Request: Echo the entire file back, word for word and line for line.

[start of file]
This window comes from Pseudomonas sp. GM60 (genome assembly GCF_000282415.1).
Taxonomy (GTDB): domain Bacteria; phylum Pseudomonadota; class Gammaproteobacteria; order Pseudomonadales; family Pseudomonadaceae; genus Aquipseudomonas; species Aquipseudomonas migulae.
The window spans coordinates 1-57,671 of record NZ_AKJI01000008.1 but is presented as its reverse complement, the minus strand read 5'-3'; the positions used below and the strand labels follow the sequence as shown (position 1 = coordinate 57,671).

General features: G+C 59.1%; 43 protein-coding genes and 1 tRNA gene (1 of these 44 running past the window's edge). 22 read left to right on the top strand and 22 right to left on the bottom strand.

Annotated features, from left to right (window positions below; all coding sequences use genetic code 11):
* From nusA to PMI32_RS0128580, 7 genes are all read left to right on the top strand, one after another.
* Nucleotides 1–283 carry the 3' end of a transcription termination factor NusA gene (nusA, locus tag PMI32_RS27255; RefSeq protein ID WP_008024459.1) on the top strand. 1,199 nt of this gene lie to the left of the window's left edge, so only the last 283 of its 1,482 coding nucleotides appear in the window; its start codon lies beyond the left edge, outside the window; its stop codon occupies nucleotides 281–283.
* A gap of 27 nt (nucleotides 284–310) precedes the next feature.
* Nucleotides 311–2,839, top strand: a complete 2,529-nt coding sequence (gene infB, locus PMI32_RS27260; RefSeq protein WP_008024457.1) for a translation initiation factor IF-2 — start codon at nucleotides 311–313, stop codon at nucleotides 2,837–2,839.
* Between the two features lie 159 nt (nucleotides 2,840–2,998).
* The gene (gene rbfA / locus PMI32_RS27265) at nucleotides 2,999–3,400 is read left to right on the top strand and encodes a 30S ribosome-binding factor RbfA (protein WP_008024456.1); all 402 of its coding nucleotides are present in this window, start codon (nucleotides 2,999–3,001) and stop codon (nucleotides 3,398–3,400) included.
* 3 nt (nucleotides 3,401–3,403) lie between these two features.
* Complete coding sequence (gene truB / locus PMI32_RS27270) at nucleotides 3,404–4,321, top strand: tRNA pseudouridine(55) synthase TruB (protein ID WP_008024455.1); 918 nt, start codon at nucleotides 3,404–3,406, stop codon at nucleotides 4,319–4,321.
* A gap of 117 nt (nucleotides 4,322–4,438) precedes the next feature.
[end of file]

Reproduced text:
This window comes from Pseudomonas sp. GM60 (genome assembly GCF_000282415.1).
Taxonomy (GTDB): domain Bacteria; phylum Pseudomonadota; class Gammaproteobacteria; order Pseudomonadales; family Pseudomonadaceae; genus Aquipseudomonas; species Aquipseudomonas migulae.
The window spans coordinates 1-57,671 of record NZ_AKJI01000008.1 but is presented as its reverse complement, the minus strand read 5'-3'; the positions used below and the strand labels follow the sequence as shown (position 1 = coordinate 57,671).

General features: G+C 59.1%; 43 protein-coding genes and 1 tRNA gene (1 of these 44 running past the window's edge). 22 read left to right on the top strand and 22 right to left on the bottom strand.

Annotated features, from left to right (window positions below; all coding sequences use genetic code 11):
* From nusA to PMI32_RS0128580, 7 genes are all read left to right on the top strand, one after another.
* Nucleotides 1–283 carry the 3' end of a transcription termination factor NusA gene (nusA, locus tag PMI32_RS27255; RefSeq protein ID WP_008024459.1) on the top strand. 1,199 nt of this gene lie to the left of the window's left edge, so only the last 283 of its 1,482 coding nucleotides appear in the window; its start codon lies beyond the left edge, outside the window; its stop codon occupies nucleotides 281–283.
* A gap of 27 nt (nucleotides 284–310) precedes the next feature.
* Nucleotides 311–2,839, top strand: a complete 2,529-nt coding sequence (gene infB, locus PMI32_RS27260; RefSeq protein WP_008024457.1) for a translation initiation factor IF-2 — start codon at nucleotides 311–313, stop codon at nucleotides 2,837–2,839.
* Between the two features lie 159 nt (nucleotides 2,840–2,998).
* The gene (gene rbfA / locus PMI32_RS27265) at nucleotides 2,999–3,400 is read left to right on the top strand and encodes a 30S ribosome-binding factor RbfA (protein WP_008024456.1); all 402 of its coding nucleotides are present in this window, start codon (nucleotides 2,999–3,001) and stop codon (nucleotides 3,398–3,400) included.
* 3 nt (nucleotides 3,401–3,403) lie between these two features.
* Complete coding sequence (gene truB / locus PMI32_RS27270) at nucleotides 3,404–4,321, top strand: tRNA pseudouridine(55) synthase TruB (protein ID WP_008024455.1); 918 nt, start codon at nucleotides 3,404–3,406, stop codon at nucleotides 4,319–4,321.
* A gap of 117 nt (nucleotides 4,322–4,438) precedes the next feature.